Unique Canadian Coins: 5-Canadian Coins Worth Cash
Canadian coins can attract the interest of coin collectors and buyers. After all, the first issues were published about two centuries ago. Not to mention that some coins are worth a lot more than others because of characteristics like rarity, condition, metal composition, or errors in striking.
Don’t be scared to go into your wallet for some of these examples. Look no further if you’re trying to make a few dollars on a well-preserved coin, or if you’re looking for an interesting item to start a collection, or if you’re drawn to some of the world’s rarest coins by Canadian coin buyers. This article will guide you through the process of selecting the most valuable coin for your collection.
What worth does a Canadian coin hold?
To begin with, when establishing the value of a coin, a variety of elements are considered. The scarcity of a particular Canadian coin is equal to its rarity. If it means adding a rare variant to their collection, collectors and trusted old coin buyers are willing to spend well beyond the coin’s current price.
Other elements, though, can influence how much a coin is worth. The year of issue, the condition of the coin, whether it contains silver, and, especially, mint faults such as doubled dies or double strikes, are all factors to consider.
#1. Loon Canadian Dollar, 1987
Over 200 million replicas of the famous Canadian dollar coin were minted when Canada officially changed the design in 1987. The northern bird is pictured on the reverse of the loon dollar, or loonie, which is still used on 1-dollar coins today.
In Canada, circulated samples of the first year of the loonie are often worth face value. Uncirculated issues, on the other hand, can be worth anywhere from $17 to $149 in fine condition (prices in USD).
#2. 1996 German Planchet Canadian 2-Dollar Coin
In 1996, Canada’s 2-dollar coin was released. This coin was given the nickname “toonie” by a method similar to that of the loonie. It’s worth mentioning that the Royal Canadian Mint purchased German planchets for the initial 60 million copies of the 1996 toonie. These early coins have darker tones and have lines across their faces.
The first toonies have been circulated and are worth their face value. Uncirculated examples can sell for anything from $35 to $540 in near-perfect condition.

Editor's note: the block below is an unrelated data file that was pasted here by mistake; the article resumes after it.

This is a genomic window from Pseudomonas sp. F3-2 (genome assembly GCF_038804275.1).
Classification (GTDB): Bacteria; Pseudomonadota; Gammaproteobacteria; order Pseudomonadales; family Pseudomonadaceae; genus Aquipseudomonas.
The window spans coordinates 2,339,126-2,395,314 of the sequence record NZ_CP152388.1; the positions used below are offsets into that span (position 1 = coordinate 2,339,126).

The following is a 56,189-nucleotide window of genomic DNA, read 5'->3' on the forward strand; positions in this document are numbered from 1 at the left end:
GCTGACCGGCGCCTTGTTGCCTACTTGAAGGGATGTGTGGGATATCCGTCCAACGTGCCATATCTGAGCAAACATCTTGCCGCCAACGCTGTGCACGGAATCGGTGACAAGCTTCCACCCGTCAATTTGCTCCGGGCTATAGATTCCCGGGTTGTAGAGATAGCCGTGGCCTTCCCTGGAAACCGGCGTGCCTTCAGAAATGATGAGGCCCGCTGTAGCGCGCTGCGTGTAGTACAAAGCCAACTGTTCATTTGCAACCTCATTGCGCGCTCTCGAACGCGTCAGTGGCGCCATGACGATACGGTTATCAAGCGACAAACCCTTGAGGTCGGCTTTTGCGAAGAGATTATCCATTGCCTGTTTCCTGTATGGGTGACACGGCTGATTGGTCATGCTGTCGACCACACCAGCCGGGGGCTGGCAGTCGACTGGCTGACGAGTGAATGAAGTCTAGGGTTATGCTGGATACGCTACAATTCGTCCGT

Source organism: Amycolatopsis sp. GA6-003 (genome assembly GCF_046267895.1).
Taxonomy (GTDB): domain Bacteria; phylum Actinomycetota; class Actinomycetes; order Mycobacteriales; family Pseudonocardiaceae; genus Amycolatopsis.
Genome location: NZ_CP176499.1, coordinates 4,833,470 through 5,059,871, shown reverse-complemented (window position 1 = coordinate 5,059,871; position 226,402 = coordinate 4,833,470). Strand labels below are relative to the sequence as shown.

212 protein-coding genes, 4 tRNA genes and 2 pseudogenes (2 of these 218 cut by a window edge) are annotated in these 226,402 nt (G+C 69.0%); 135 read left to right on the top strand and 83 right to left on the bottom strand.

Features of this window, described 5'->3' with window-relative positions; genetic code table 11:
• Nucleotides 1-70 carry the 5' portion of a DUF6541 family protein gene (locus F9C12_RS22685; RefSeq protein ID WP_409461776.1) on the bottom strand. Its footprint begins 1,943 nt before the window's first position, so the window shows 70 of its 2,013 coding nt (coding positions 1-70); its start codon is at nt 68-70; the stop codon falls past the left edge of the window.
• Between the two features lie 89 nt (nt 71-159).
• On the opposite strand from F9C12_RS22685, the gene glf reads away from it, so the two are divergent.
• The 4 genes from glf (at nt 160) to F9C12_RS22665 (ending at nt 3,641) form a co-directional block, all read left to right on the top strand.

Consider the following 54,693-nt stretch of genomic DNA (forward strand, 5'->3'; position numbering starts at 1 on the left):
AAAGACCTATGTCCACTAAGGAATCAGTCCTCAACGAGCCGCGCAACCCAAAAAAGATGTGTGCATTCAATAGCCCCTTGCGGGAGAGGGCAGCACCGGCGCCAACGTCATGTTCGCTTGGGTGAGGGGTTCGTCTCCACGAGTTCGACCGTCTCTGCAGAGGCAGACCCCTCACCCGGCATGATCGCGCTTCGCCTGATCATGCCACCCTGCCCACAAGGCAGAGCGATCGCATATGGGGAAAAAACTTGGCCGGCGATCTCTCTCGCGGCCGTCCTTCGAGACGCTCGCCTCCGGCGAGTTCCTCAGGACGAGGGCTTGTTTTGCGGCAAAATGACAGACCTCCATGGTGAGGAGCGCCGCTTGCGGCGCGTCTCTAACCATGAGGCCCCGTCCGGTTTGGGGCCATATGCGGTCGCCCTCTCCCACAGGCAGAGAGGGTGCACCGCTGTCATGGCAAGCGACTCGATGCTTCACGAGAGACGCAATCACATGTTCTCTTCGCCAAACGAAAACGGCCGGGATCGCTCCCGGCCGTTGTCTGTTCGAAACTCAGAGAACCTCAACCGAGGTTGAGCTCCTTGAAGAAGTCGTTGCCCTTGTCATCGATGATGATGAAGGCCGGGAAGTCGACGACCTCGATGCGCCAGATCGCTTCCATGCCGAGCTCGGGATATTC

# 3. 2012 One Cent Coin
The Canadian cent, also known as the steel and copper quarter, is one of the country’s oldest currency types, having been established in 1858. However, in 2012, Canada stopped producing the one-cent currency and had the Royal Canadian Mint melt the coins in circulation.
As a result, preserved copies of the 2012 Canadian pennies can be sold for more than a penny’s worth, unironically, due to their numismatic value. In excellent grade, an uncirculated coin can be worth anywhere from $0.04 to $33, with additional dollars if it’s a non-magnetic variation.
#4. 1921 Silver Five Cent Coin
Steel, nickel, and copper are commonly used in the production of modern coins. Silver, on the other hand, used to be a popular choice for coins like the Canadian 5-cent coin and the US silver dime. As precious metals’ troy ounce prices went up in value, the metal content of silver coins increased in value, making them worth far more than their face value.
Canada passed legislation in 1921 to eliminate silver from the 5-cent coin and replace it with nickel. As a result, the RCM melted the majority of the silver-based examples manufactured that year. Only about 400 people are thought to be left. It is known as Canada’s Prince of Coinage.
They’re worth anywhere from $2900 to $11800 if they’re circulated. Uncirculated copies have sold for thousands of dollars in auctions.
#5. 1922 Nickel 5 Cent Coin
Following the loss of silver from the 5-cent coin, Canada adopted nickel as the replacement metal. At the same time, the piece’s diameter grew significantly. The 1922 nickel, which is now made of nickel, represents a turning point in Canadian currency.
There are two types of coins: those near the rim and those far from the rim. Circulated near rim examples are worth $0.40 to $26, while uncirculated examples are worth $35 to $650. The far rim issues are more valuable, with circulated pieces costing $0.50 to $44 and uncirculated pieces for $94 to $1340.
What is the best way to sell coins?
Collectors can sell their items to the top old coin buyers, such as SD Bullion, numismatic forums, and other Canadian coin buyer websites. You could also want to have your belongings appraised by a Canadian coin appraiser. Experts in the coin industry can help you follow the necessary procedures to ensure a secure sale.
Some coins are far rarer than others. Nonetheless, you never know what you might find in your pocket money. In any case, learning about such detailed pieces of history may be a satisfying feeling in and of itself.
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